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Recently one of my posts was featured on my favorite Evangelical blog, Internet Monk, which was started by the inestimable Michael Spencer, who has been gathered to the Lord and to His saints, both of whom he loved intensely. I cannot tell what a privilege that was, but I was asked the question why Orthodoxy? Why this church? What is special about this particular Church?
I want to keep this as brief as possible, because there are countless better places to go and hash out these kinds of issues than Internet Monk, and a lot of times there is more heat generated than light. Touching divine matters, John Wesley said that in order to be effective we needed cool heads and warm hearts. Alas, I have a cold heart and a hot head, and on this Lazarus Saturday, the eve of our descent into Orthodox Holy Week, I want to keep both of these in check.
There are two propositions that I have come to believe:
The Church is visible, and it is One
Heresy is crueller than murder
Whatever you may believe about the truth value of the first proposition, there was a time when it was true. From the time of Constantine until the Fourth Council at Chalcedon in 451, the Great Church was visibly and organizationally united.
About fifteen years ago, I had a strange dream. I was working in a homeless shelter/soup kitchen, and Saint Patrick came in dressed as a modern homeless man. His sanctity, though, was apparent to all of us and he preached an impassioned sermon. Many of the homeless men accepted Christ. Afterwards the saint asked me where the Church was so that he could baptize the new flock. I asked him which church.
Which Church? the saint replied. The Church, of course. Where is it? Point me the way. In my day, you could point me there.
Now, there were Arians in south of France in Patrick’s day, but we won’t go there for now. when I awoke from the dream I was convinced that what I had been taught all my life about the Church of Christ, that it was basically a sort of a roll call of the redeemed, was false.
The second proposition is a little touchier. Orthodoxy means “correct glory” , not “correct belief” or “correct administration”. There needs to a place where everything fits in its proper place. Ideas have consequences and they also try desperately to reproduce themselves in other minds. I am doing this right now.
“Is it too slight a thing for you that you should feed in the good pasture, that you must tread down with your feet the rest of your pastures? Or that you should drink of the clear waters, that you must foul the rest with your feet? As for My flock, they must eat what you tread down with your feet and drink what you foul with your feet!” (Ez. 34:18-19)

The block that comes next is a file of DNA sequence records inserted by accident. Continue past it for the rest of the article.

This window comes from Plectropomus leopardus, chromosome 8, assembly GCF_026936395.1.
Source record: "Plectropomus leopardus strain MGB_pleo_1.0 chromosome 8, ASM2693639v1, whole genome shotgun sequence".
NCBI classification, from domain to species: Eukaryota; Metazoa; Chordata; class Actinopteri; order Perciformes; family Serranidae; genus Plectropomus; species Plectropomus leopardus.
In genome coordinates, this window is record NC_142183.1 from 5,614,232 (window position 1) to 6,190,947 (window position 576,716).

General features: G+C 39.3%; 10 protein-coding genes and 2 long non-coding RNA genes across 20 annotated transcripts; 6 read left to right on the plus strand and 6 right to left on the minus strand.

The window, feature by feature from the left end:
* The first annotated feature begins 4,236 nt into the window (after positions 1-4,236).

When I was in South America as a Protestant missionary, I came across a small, isolated church where the pastor had sort of cobbled together the most odious portions of the doctrines of several Protestant sects and was preaching them vociferously. His flock wasn’t large, but it was fervent, and very, very sad. He was himself more miserable than Sylvia Plath baking her last batch of cookies, and his followers, practically all women, reflected his pathologies. They alone were the bulwark against which Antichrist in his pluriform manifestations raged constantly.
“Fear not, [vanishingly] little flock…”
‘Why did this guy ever leave the Catholic Church?’ I thought to myself. ‘He’d be better off walking up a mountainside on his bleeding knees to kiss a statue of the Virgin than he is infecting other people with his neuroses from the pulpit every Sunday. Hell, he’d be better off drinking beer and listening to a lot of 70s R&B.’
Fortunately, God is good, and most of us, the effects of heresy are pretty minimal. Most heresiarchs are not as culpable as my South American example. A heresiarch is like a doctor of podiatry who believes his club foot is normal, and attempts to reproduce it in all of the patients who come to him.
Since all things come from God and all things are in the process of returning to God, there always manages to be some sweet water mixed in with all the foul. But why not seek out the fountain of living water that flows unmixedly and uninterruptedly from the Throne of God?
Maybe I am deceived, and worse yet, attempting to deceive all of you. That is a possibility. My South American pastor certainly operated with a degree of self-assurance I have never been able to achieve. Maybe I have just found a heresy that is nourishing my own sinfulness. If that is true, let each man guard himself as best he can, and for Christ’s sake, since we are all in such a perilous predicament, let us cut each other some slack.